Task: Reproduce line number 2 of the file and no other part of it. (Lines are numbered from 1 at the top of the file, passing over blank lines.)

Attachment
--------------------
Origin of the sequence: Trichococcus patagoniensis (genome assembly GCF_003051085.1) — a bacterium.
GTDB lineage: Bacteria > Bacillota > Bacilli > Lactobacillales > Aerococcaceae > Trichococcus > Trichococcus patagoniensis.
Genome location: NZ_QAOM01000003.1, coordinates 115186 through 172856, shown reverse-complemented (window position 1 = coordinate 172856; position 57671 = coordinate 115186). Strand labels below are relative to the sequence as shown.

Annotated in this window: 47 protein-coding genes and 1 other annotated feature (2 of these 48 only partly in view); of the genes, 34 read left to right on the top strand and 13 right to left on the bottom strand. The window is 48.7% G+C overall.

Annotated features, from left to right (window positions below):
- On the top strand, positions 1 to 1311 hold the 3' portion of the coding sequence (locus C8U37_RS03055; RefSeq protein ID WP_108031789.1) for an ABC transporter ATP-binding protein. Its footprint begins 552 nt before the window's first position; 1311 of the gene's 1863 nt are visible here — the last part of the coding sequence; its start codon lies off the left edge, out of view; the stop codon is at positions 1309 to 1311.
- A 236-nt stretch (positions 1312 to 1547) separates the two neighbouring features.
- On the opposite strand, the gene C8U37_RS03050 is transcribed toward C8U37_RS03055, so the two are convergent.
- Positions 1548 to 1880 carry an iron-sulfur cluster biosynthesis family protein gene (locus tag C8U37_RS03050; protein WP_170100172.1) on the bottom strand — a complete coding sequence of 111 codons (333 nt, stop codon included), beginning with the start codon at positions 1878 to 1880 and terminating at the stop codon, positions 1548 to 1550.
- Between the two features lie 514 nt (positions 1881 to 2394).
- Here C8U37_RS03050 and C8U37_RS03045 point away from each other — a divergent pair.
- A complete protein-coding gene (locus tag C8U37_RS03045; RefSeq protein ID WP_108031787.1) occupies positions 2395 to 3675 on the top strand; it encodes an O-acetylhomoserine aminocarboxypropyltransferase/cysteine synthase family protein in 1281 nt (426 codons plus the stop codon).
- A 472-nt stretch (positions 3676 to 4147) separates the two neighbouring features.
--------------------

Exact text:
GTDB lineage: Bacteria > Bacillota > Bacilli > Lactobacillales > Aerococcaceae > Trichococcus > Trichococcus patagoniensis.